JOINT BASE LEWIS-MCCHORD, Wash. – Since 1981, military personnel have come and gone through the National Training Center at Fort Irwin, Calif., to prepare for missions around the world.
These month-long rotations are usually geared to prepare a unit for an upcoming mission. For the 1-2 Stryker Brigade Combat Team, their May 2016 rotation to NTC was a way to hone in on those key fighting skills as a brigade.
“We jumped on the opportunity to try to build upon what we learned at the last NTC rotation and what we learned during the missions we executed in the Pacific,” said Maj. Keith Benedict, the operations officer for 1-2 Stryker Brigade Combat Team. “We are trying to combine lessons learned both from the National Training Center and Pacific Pathways and bring them together during this rotation to experiment further and make our selves better as a unit.”
In January 2016, the “Ghost Brigade” participated in Pacific Pathways, an operation in which units from the brigade were sent to multiple countries in the Pacific, Benedict said. There, the Soldiers worked and trained with their counterparts to build upon each nation’s capabilities and to work through interoperability challenges. Pacific Pathways also helped leaders become accustomed to working in different environments around the world.
“While in Thailand, Korea and the Philippines, our Soldiers trained and interacted at the individual, company, and staff level in order to learn how to deploy into that theater with which our brigade is aligned,” Benedict said. “This helped build the capabilities and partnerships with those countries and will yield dividends in the event of a humanitarian crisis or any other time our Soldiers may be called upon.
“We have got to make everything a learning environment,” he said. “We serve no purpose if we don’t understand our operating environment. We must seek every opportunity to challenge our ability to operate in a humanitarian aid, decisive action or combined arms maneuver capacity — while fighting an adversary, if need be.”
NTC is the only place where the unit gets to operate as a brigade in an environment that trains and facilitates all aspects related to that, said Maj. Garrett Shannon, the intelligence officer for 1-2 SBCT. Even at home station, it is very difficult to replicate all the moving pieces, speed and complicated measures that come into brigade operations.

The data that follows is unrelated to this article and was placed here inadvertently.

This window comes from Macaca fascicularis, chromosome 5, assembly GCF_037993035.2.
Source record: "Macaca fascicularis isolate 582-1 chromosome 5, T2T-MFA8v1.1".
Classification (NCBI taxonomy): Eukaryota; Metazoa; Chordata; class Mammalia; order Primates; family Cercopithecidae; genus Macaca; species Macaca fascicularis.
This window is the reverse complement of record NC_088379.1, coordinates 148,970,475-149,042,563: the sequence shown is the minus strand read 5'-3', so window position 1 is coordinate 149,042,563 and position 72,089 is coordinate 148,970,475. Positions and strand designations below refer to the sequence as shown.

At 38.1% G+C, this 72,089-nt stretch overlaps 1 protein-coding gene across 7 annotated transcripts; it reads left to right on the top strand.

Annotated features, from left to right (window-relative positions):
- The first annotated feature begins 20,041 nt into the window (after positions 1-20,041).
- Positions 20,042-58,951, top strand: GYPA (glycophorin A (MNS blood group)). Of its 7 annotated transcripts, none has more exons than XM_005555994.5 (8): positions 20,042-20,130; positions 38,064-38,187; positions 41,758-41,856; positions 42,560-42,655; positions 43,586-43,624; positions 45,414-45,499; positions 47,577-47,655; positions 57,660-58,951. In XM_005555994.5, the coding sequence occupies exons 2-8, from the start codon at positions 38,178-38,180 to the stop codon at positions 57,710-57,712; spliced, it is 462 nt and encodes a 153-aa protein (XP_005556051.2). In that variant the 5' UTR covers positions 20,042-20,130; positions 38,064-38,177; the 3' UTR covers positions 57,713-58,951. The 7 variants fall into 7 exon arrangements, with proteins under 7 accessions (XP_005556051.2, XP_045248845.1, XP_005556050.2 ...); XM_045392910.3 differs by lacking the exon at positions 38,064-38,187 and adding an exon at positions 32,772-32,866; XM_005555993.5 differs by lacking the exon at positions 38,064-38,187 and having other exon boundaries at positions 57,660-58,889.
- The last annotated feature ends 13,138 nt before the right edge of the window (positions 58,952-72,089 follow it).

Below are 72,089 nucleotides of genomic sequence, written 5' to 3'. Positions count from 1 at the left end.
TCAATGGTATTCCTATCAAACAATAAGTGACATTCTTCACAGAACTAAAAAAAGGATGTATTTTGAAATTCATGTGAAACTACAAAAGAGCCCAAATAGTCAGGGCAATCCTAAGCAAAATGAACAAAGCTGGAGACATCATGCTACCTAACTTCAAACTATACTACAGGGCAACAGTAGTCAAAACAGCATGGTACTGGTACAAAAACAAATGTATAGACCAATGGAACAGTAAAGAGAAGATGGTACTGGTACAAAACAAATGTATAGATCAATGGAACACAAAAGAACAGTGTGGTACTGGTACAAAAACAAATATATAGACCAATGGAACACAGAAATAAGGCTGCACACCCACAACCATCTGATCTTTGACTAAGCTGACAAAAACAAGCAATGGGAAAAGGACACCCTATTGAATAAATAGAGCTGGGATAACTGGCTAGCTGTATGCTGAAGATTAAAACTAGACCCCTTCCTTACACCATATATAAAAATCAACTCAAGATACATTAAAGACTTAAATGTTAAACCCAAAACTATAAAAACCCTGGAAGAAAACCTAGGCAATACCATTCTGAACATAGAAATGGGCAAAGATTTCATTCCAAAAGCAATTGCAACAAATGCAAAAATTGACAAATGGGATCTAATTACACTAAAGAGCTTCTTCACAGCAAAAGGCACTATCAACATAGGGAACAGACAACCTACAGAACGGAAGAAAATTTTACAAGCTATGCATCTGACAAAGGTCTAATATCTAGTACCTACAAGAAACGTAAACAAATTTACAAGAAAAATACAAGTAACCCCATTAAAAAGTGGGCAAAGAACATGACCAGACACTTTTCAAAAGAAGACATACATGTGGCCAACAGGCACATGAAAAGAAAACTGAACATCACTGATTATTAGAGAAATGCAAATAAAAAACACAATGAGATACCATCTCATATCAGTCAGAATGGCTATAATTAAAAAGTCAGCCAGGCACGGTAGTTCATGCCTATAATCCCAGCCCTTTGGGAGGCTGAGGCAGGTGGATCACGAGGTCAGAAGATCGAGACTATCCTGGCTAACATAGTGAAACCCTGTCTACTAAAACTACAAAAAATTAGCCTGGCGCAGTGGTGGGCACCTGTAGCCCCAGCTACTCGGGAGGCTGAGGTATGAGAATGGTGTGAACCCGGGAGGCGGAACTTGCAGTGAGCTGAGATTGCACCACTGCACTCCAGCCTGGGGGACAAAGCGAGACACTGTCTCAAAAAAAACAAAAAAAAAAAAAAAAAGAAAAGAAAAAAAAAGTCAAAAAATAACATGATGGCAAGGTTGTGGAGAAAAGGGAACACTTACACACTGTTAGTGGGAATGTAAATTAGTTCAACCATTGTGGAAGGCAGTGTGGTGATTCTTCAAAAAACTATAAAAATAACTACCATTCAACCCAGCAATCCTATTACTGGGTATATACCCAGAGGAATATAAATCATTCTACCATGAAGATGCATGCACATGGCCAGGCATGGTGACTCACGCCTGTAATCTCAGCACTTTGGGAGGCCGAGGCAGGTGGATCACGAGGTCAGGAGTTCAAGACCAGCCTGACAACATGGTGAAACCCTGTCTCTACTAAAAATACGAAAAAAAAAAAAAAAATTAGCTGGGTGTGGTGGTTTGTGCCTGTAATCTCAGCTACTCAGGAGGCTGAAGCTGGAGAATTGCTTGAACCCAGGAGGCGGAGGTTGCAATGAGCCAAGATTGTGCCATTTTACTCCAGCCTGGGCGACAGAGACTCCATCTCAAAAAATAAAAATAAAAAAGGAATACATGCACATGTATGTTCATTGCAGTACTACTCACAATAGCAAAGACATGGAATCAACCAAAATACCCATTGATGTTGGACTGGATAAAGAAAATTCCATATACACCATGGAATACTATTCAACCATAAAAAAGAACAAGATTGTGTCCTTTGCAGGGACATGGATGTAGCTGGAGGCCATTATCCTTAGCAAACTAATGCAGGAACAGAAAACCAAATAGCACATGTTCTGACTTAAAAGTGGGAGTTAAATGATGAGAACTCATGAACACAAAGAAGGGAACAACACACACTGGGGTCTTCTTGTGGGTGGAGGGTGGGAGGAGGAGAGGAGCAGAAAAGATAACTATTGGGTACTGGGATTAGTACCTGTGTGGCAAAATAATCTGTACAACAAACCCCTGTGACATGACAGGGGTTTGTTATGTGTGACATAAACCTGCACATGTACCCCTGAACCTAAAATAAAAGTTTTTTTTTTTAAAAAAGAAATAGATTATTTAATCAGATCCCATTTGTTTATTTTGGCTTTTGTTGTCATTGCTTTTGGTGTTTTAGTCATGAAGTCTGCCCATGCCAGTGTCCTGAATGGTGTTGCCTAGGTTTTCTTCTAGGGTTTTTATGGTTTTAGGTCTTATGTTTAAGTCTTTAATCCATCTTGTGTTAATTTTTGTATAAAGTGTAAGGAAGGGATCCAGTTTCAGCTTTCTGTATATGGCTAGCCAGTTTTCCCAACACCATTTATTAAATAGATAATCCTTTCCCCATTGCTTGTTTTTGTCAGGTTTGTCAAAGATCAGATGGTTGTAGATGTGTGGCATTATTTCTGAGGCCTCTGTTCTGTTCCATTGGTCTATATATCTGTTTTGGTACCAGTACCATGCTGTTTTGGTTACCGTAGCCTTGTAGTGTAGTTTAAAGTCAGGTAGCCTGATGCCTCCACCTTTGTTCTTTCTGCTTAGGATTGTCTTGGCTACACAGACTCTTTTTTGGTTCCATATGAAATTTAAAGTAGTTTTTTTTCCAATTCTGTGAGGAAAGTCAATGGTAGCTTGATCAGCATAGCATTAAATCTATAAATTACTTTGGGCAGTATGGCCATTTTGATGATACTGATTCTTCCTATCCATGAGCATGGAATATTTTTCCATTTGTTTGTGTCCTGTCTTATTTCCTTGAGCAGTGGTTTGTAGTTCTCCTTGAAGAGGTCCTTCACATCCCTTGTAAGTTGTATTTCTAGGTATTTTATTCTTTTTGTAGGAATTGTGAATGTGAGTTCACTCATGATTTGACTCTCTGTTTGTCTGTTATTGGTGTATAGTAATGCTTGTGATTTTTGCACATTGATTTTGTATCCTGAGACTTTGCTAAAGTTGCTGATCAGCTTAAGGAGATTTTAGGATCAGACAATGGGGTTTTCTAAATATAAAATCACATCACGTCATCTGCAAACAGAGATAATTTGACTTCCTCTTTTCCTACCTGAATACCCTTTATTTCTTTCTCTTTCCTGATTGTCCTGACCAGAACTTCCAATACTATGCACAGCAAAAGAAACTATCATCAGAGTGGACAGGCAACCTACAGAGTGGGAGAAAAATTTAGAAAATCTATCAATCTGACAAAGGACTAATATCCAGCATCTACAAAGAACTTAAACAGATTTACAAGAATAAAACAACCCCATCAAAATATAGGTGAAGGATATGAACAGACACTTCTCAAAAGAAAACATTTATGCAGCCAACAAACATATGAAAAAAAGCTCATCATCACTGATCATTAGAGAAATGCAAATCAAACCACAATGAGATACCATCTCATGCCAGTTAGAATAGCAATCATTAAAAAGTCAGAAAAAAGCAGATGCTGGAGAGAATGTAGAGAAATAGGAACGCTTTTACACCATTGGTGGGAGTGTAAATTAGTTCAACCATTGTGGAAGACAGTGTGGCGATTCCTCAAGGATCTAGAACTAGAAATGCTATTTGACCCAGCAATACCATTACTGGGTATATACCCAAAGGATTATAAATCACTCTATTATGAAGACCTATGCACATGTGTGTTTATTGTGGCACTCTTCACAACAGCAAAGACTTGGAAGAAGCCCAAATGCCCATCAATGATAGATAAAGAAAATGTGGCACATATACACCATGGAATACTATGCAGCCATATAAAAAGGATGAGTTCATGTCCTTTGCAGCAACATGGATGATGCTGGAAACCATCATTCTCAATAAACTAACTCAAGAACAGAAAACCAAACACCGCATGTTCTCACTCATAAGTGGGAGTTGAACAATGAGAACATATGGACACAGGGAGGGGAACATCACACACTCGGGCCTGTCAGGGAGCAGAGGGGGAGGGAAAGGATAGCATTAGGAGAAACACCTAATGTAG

“Back at home station, we don’t have the same training effectiveness of a thinking enemy with a chain of command that is planning and operating against us,” said Shannon. “It is just really not possible to replicate the large mass of enemy Soldiers and be given sufficient time to interact with each other back at home.”
According to Benedict, the U.S. Army has been operating and training in the last decade with counterinsurgency (COIN) in mind. Many of today’s leaders have COIN experience, but many of our most senior leaders were in the Army before the COIN era and understood how to execute decisive action (the continuous, simultaneous combinations of offensive, defensive, and stability or defense support of civil authorities tasks).
“As an infantry officer, I have deployed in a counterinsurgency environment,” Benedict said. “I have learned to operate within that capacity, but I have not deployed in a decisive action environment. So the opportunity to understand how to maneuver, how to execute security tasks, while facing a capable adversary, is something that used to be the Army’s bread and butter.
“We had gotten away from for a bit out of necessity because of the mission set we were presented,” he said. “But we recognize that in the future we may be called upon to do any number of missions, and the decisive action training methodology is ultimately is what is going to allow us to operate in any environment.”
“Escalations of conflict or a disaster could happen at any time and that could put us into a humanitarian situation where we have to be ready to take on any one of those tasks,” said Shannon. “If we were not able to use a training environment such as NTC on an annual basis, it would really be a deficit, regardless if there is a an upcoming deployment or not.”
“… I have found this experience to be truly humbling and eye opening,” said Benedict. “As a field grade officer responsible for the operations of this brigade, there has been no limit to the amount of pressure and challenge presented to me during this rotation. I know that we will emerge from it stronger and be more capable of operating in any environment.”